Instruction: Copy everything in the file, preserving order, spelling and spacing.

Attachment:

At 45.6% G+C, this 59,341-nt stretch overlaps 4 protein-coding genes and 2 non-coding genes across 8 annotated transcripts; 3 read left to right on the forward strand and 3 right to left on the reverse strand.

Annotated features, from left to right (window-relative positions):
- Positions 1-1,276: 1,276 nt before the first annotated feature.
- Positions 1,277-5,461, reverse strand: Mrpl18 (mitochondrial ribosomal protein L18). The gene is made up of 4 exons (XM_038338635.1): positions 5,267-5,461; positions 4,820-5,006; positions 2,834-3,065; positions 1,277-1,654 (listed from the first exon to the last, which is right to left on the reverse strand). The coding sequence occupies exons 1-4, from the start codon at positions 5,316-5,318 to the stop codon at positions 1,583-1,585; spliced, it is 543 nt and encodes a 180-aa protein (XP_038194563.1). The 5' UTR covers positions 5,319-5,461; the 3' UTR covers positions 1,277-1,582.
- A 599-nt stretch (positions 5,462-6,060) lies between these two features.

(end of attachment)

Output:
At 45.6% G+C, this 59,341-nt stretch overlaps 4 protein-coding genes and 2 non-coding genes across 8 annotated transcripts; 3 read left to right on the forward strand and 3 right to left on the reverse strand.

Annotated features, from left to right (window-relative positions):
- Positions 1-1,276: 1,276 nt before the first annotated feature.
- Positions 1,277-5,461, reverse strand: Mrpl18 (mitochondrial ribosomal protein L18). The gene is made up of 4 exons (XM_038338635.1): positions 5,267-5,461; positions 4,820-5,006; positions 2,834-3,065; positions 1,277-1,654 (listed from the first exon to the last, which is right to left on the reverse strand). The coding sequence occupies exons 1-4, from the start codon at positions 5,316-5,318 to the stop codon at positions 1,583-1,585; spliced, it is 543 nt and encodes a 180-aa protein (XP_038194563.1). The 5' UTR covers positions 5,319-5,461; the 3' UTR covers positions 1,277-1,582.
- A 599-nt stretch (positions 5,462-6,060) lies between these two features.